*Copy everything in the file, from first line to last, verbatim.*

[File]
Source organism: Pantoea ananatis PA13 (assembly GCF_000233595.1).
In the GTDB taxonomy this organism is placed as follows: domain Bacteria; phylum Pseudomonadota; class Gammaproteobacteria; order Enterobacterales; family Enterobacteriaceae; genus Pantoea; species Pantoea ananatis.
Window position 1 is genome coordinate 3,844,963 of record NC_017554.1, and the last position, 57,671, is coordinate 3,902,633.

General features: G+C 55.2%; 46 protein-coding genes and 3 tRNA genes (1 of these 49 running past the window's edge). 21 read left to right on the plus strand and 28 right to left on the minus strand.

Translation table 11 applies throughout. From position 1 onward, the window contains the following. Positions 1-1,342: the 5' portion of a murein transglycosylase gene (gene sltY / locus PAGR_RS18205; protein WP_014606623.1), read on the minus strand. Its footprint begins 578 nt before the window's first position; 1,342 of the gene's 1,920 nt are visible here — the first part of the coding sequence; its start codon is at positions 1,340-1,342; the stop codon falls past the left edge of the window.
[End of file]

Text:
Source organism: Pantoea ananatis PA13 (assembly GCF_000233595.1).
In the GTDB taxonomy this organism is placed as follows: domain Bacteria; phylum Pseudomonadota; class Gammaproteobacteria; order Enterobacterales; family Enterobacteriaceae; genus Pantoea; species Pantoea ananatis.
Window position 1 is genome coordinate 3,844,963 of record NC_017554.1, and the last position, 57,671, is coordinate 3,902,633.

General features: G+C 55.2%; 46 protein-coding genes and 3 tRNA genes (1 of these 49 running past the window's edge). 21 read left to right on the plus strand and 28 right to left on the minus strand.

Translation table 11 applies throughout. From position 1 onward, the window contains the following. Positions 1-1,342: the 5' portion of a murein transglycosylase gene (gene sltY / locus PAGR_RS18205; protein WP_014606623.1), read on the minus strand. Its footprint begins 578 nt before the window's first position; 1,342 of the gene's 1,920 nt are visible here — the first part of the coding sequence; its start codon is at positions 1,340-1,342; the stop codon falls past the left edge of the window.